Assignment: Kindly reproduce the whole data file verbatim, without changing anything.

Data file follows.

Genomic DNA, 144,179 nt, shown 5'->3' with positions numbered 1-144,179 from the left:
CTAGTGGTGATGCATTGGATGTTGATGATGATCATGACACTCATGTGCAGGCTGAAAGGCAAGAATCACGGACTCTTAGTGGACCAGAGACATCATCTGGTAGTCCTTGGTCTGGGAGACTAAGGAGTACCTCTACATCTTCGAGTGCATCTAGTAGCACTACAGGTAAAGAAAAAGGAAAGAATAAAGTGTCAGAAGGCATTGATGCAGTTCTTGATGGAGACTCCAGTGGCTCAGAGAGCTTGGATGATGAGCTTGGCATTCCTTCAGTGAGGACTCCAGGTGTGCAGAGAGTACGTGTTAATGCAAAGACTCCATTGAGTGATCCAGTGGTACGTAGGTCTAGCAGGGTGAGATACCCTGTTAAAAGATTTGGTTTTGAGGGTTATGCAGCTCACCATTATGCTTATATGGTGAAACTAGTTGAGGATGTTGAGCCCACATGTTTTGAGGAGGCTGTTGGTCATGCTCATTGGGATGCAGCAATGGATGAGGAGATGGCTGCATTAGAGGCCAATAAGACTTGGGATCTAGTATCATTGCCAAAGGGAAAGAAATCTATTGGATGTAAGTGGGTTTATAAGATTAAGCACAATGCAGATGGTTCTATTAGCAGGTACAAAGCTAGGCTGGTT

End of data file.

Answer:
Genomic DNA, 144,179 nt, shown 5'->3' with positions numbered 1-144,179 from the left:
CTAGTGGTGATGCATTGGATGTTGATGATGATCATGACACTCATGTGCAGGCTGAAAGGCAAGAATCACGGACTCTTAGTGGACCAGAGACATCATCTGGTAGTCCTTGGTCTGGGAGACTAAGGAGTACCTCTACATCTTCGAGTGCATCTAGTAGCACTACAGGTAAAGAAAAAGGAAAGAATAAAGTGTCAGAAGGCATTGATGCAGTTCTTGATGGAGACTCCAGTGGCTCAGAGAGCTTGGATGATGAGCTTGGCATTCCTTCAGTGAGGACTCCAGGTGTGCAGAGAGTACGTGTTAATGCAAAGACTCCATTGAGTGATCCAGTGGTACGTAGGTCTAGCAGGGTGAGATACCCTGTTAAAAGATTTGGTTTTGAGGGTTATGCAGCTCACCATTATGCTTATATGGTGAAACTAGTTGAGGATGTTGAGCCCACATGTTTTGAGGAGGCTGTTGGTCATGCTCATTGGGATGCAGCAATGGATGAGGAGATGGCTGCATTAGAGGCCAATAAGACTTGGGATCTAGTATCATTGCCAAAGGGAAAGAAATCTATTGGATGTAAGTGGGTTTATAAGATTAAGCACAATGCAGATGGTTCTATTAGCAGGTACAAAGCTAGGCTGGTT